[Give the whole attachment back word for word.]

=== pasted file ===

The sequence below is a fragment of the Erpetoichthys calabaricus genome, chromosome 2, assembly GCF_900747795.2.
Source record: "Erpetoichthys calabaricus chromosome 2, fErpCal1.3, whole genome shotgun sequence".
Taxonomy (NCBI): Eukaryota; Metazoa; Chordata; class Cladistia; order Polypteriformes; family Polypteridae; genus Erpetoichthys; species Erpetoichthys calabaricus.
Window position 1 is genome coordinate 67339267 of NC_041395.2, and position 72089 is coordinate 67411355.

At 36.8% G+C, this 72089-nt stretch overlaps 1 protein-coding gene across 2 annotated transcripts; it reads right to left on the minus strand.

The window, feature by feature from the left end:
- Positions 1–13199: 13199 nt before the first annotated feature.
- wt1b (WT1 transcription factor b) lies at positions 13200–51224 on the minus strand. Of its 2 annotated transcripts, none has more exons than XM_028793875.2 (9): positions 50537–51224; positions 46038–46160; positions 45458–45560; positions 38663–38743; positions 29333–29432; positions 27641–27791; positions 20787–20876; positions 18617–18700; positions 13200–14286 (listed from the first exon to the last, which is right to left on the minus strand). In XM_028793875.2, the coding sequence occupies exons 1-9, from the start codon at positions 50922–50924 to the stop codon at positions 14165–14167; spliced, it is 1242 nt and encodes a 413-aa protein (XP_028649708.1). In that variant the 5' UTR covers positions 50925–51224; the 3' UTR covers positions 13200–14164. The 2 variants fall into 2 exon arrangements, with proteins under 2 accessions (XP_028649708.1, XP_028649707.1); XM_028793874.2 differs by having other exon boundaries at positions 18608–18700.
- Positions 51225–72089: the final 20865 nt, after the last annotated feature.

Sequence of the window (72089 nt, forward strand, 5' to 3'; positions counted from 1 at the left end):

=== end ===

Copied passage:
The sequence below is a fragment of the Erpetoichthys calabaricus genome, chromosome 2, assembly GCF_900747795.2.
Source record: "Erpetoichthys calabaricus chromosome 2, fErpCal1.3, whole genome shotgun sequence".
Taxonomy (NCBI): Eukaryota; Metazoa; Chordata; class Cladistia; order Polypteriformes; family Polypteridae; genus Erpetoichthys; species Erpetoichthys calabaricus.
Window position 1 is genome coordinate 67339267 of NC_041395.2, and position 72089 is coordinate 67411355.

At 36.8% G+C, this 72089-nt stretch overlaps 1 protein-coding gene across 2 annotated transcripts; it reads right to left on the minus strand.

The window, feature by feature from the left end:
- Positions 1–13199: 13199 nt before the first annotated feature.
- wt1b (WT1 transcription factor b) lies at positions 13200–51224 on the minus strand. Of its 2 annotated transcripts, none has more exons than XM_028793875.2 (9): positions 50537–51224; positions 46038–46160; positions 45458–45560; positions 38663–38743; positions 29333–29432; positions 27641–27791; positions 20787–20876; positions 18617–18700; positions 13200–14286 (listed from the first exon to the last, which is right to left on the minus strand). In XM_028793875.2, the coding sequence occupies exons 1-9, from the start codon at positions 50922–50924 to the stop codon at positions 14165–14167; spliced, it is 1242 nt and encodes a 413-aa protein (XP_028649708.1). In that variant the 5' UTR covers positions 50925–51224; the 3' UTR covers positions 13200–14164. The 2 variants fall into 2 exon arrangements, with proteins under 2 accessions (XP_028649708.1, XP_028649707.1); XM_028793874.2 differs by having other exon boundaries at positions 18608–18700.
- Positions 51225–72089: the final 20865 nt, after the last annotated feature.

Sequence of the window (72089 nt, forward strand, 5' to 3'; positions counted from 1 at the left end):